Anyone giving their own orders contrary to those given by a superior or, disobeying orders that came from a superior, was beheaded on the spot. A common collective fund was created for the use of the loot by all members of the Red Flag Fleet.
After a piracy expedition, the loot was put up for group inspection. Then it was registered and accounted for by a purser and then distributed by the fleet leader. The ship that brought a particular lot of loot was paid twenty percent of the amount and the rest eighty percent went into the common fund.
Anybody withholding booty for the first time was whipped and afterwards was beheaded. In case of withholding large amount, even first-time offenders could be beheaded. Deserters had their ears chopped off. No member of the pirate fleet was allowed to steal from the common fund or rob the villages that supplied the fleet.
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If women were captured during a raid, the ones deemed unattractive were released unharmed and those deemed attractive were ransomed. Pirates raping women were beheaded, and if there was consensual sexual intercourse then the pirate was beheaded and the woman was thrown overboard with cannon balls tied to her legs. Any pirate wishing to take a captive woman as his wife could do so under the condition that he would have to be faithful to her all his life.
Within a short period of time the Red Flag Fleet under the command of Ching Shih established its dominance over the South China Sea. Her hegemony was established in many coastal areas of South China and in many places, she imposed levies and taxes as well. She attacked many towns and villages in order to rob them and in one village by the name of Sanshan, her fleet is reported to have beheaded over eighty men and sold their wives and children to slavery.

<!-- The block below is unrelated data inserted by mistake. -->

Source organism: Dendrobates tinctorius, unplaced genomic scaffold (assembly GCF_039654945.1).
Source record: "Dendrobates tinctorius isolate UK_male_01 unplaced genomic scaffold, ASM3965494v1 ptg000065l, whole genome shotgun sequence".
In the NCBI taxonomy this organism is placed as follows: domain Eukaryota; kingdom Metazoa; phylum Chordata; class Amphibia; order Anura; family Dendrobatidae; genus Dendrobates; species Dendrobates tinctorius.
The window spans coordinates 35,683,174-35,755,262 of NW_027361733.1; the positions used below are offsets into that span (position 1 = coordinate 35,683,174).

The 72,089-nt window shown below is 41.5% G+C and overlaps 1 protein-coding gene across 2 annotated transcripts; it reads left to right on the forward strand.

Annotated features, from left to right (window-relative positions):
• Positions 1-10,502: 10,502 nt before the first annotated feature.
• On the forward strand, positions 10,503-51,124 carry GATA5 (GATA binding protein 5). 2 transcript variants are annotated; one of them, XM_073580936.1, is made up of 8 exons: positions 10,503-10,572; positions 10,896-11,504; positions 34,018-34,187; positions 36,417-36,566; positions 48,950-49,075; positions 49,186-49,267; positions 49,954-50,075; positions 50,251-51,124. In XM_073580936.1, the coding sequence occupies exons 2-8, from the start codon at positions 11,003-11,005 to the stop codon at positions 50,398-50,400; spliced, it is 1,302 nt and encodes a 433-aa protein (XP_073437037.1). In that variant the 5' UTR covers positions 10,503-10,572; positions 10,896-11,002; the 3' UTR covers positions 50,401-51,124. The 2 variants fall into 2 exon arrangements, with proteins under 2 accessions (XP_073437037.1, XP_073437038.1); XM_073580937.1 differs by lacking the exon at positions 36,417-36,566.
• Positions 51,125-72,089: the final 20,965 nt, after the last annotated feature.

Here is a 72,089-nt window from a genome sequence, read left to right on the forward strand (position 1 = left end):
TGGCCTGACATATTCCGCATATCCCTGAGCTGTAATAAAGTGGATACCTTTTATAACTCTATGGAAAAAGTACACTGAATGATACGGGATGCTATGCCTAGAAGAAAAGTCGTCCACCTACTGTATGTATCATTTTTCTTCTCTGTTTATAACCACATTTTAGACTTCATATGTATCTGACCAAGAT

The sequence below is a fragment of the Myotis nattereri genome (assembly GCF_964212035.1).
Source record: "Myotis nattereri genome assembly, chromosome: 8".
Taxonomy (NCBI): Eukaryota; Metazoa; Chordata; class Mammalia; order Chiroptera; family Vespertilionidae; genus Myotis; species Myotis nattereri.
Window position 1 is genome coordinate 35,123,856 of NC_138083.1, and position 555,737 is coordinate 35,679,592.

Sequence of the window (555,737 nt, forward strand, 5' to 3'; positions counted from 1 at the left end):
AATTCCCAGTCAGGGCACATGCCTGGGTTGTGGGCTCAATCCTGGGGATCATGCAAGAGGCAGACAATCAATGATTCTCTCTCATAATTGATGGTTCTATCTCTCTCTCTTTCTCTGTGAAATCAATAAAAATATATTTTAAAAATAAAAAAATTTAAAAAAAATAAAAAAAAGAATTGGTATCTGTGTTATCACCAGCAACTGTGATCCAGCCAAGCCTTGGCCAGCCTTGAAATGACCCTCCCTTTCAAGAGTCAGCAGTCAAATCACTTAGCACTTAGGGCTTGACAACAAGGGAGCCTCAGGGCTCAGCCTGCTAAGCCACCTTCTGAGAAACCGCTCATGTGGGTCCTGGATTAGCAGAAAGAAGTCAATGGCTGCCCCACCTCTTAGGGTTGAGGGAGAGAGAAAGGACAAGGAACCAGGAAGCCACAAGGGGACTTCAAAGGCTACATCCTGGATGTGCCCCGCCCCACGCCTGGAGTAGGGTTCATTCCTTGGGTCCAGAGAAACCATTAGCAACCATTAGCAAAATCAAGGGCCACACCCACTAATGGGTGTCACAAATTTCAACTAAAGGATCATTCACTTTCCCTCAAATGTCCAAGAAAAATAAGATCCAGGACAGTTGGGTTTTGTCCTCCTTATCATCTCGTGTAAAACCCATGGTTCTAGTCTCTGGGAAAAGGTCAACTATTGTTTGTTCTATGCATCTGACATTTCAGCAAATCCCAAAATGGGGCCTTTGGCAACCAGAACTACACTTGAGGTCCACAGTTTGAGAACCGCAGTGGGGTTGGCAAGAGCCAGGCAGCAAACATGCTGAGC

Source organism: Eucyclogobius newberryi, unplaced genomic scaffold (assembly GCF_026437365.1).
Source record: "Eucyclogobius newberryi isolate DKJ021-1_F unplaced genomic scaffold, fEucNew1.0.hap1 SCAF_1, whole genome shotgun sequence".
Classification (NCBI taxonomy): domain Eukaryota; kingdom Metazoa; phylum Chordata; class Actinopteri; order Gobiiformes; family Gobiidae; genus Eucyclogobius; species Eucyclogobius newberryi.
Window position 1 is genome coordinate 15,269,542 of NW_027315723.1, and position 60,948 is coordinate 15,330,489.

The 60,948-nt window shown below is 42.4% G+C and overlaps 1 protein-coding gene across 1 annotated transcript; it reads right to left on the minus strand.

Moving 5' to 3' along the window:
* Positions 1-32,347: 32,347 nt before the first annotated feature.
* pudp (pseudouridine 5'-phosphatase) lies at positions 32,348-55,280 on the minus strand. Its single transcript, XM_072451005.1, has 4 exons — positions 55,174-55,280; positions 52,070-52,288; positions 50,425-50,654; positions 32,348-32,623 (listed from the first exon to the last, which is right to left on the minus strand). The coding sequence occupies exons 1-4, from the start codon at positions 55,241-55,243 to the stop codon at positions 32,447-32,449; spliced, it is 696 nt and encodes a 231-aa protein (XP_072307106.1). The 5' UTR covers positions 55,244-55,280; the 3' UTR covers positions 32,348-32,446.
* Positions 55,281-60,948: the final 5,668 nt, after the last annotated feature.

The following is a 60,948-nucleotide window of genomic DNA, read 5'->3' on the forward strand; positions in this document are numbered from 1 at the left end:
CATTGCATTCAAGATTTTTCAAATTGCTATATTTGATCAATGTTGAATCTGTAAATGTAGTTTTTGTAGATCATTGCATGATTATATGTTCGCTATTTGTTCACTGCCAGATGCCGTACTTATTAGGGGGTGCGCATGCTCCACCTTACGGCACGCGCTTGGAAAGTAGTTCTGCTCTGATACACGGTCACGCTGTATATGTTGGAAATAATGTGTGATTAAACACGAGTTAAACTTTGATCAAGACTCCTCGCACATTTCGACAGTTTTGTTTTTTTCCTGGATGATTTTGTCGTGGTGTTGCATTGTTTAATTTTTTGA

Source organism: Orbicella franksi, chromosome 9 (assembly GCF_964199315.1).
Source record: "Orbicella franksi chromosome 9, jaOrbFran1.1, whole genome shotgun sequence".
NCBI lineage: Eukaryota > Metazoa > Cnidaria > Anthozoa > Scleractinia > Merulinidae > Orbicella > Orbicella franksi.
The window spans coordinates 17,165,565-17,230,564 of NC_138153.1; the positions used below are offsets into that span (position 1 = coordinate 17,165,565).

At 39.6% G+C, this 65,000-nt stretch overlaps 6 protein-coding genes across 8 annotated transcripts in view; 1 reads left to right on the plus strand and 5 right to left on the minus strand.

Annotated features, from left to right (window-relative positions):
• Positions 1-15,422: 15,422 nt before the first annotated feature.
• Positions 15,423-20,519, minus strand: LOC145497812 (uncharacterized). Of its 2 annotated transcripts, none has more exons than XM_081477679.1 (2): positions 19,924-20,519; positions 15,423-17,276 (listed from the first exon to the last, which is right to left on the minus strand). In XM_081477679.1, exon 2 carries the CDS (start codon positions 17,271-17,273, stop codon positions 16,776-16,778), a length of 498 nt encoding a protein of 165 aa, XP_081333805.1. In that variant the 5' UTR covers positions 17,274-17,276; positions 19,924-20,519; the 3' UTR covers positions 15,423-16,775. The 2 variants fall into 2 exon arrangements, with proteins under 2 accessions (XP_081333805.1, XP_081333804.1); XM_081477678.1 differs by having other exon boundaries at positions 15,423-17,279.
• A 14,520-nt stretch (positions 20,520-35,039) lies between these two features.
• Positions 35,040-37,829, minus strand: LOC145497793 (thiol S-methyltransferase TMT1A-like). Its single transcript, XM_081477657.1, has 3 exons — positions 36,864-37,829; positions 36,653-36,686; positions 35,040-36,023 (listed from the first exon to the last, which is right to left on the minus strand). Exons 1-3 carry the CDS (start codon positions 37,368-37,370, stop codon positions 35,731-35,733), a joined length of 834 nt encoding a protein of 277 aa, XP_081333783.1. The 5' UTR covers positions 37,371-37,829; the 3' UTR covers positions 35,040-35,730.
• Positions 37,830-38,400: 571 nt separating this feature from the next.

In 1808, the Qing dynasty government of China launched a naval expedition against the Red Flag Fleet, but it was defeated. The Qing imperial government reportedly had only boats left for its naval use after this expedition as all their ships were captured by her.
From September 1809 to January 1810, the Red Flag Fleet suffered a series of defeats at the hands of the Portuguese navy flotilla stationed at the island of Macau. This series of battles is collectively known in Chinese history as the ‘Battle of the Tiger’s Mouth’. This made the fleet weak and it became impossible for Ching Shih to continue in the business of piracy.
Following her defeat in the Battle of the Tiger’s mouth, in the same year, she accepted an amnesty offer by the Qing imperial government that enabled her and Cheung Po Tsai to surrender and retain the wealth earned from piracy. Her army of pirates was also pardoned and most of them had to just surrender their weapons in exchange for their freedom.
Ching Shih and Cheung Po Tsai asked the governor of Guangdong, Zhang Bailing, to dissolve their relationship of mother and son and to allow them to marry. They were allowed to do so and governor Bailing himself was witness in their marriage ceremony.
She had a son with Cheung Po Tsai in 1813 followed by a daughter. In 1822, when Cheung Po Tsai died, she moved to her home city of Guangzhou and opened a gambling house and a brothel. She died in bed surrounded by her family in 1844, at the age of sixty-nine.
Personal Life & Legacy
Ching Shih was a powerful woman at a time when women in positions of power were a rarity. Especially in the world of crime in Asia, it was impossible for a woman to rise to the top given the various social and religious restrictions on women. Hence, Ching Shih can be said to be a pioneer of her times, though in a negative way, as an outlaw and a ruthless pirate queen who had no hesitation at all in indulging in torture and murder to achieve her ambitions.
The name Ching Shih means ‘widow of Cheng’. Her descendants are said to be still living in and around Macau and involved in the casino business. In Disney’s ‘Pirates of the Caribbean’ franchise, she is the inspiration behind the character ‘Mistress Ching’, who is one of the nine pirate lords.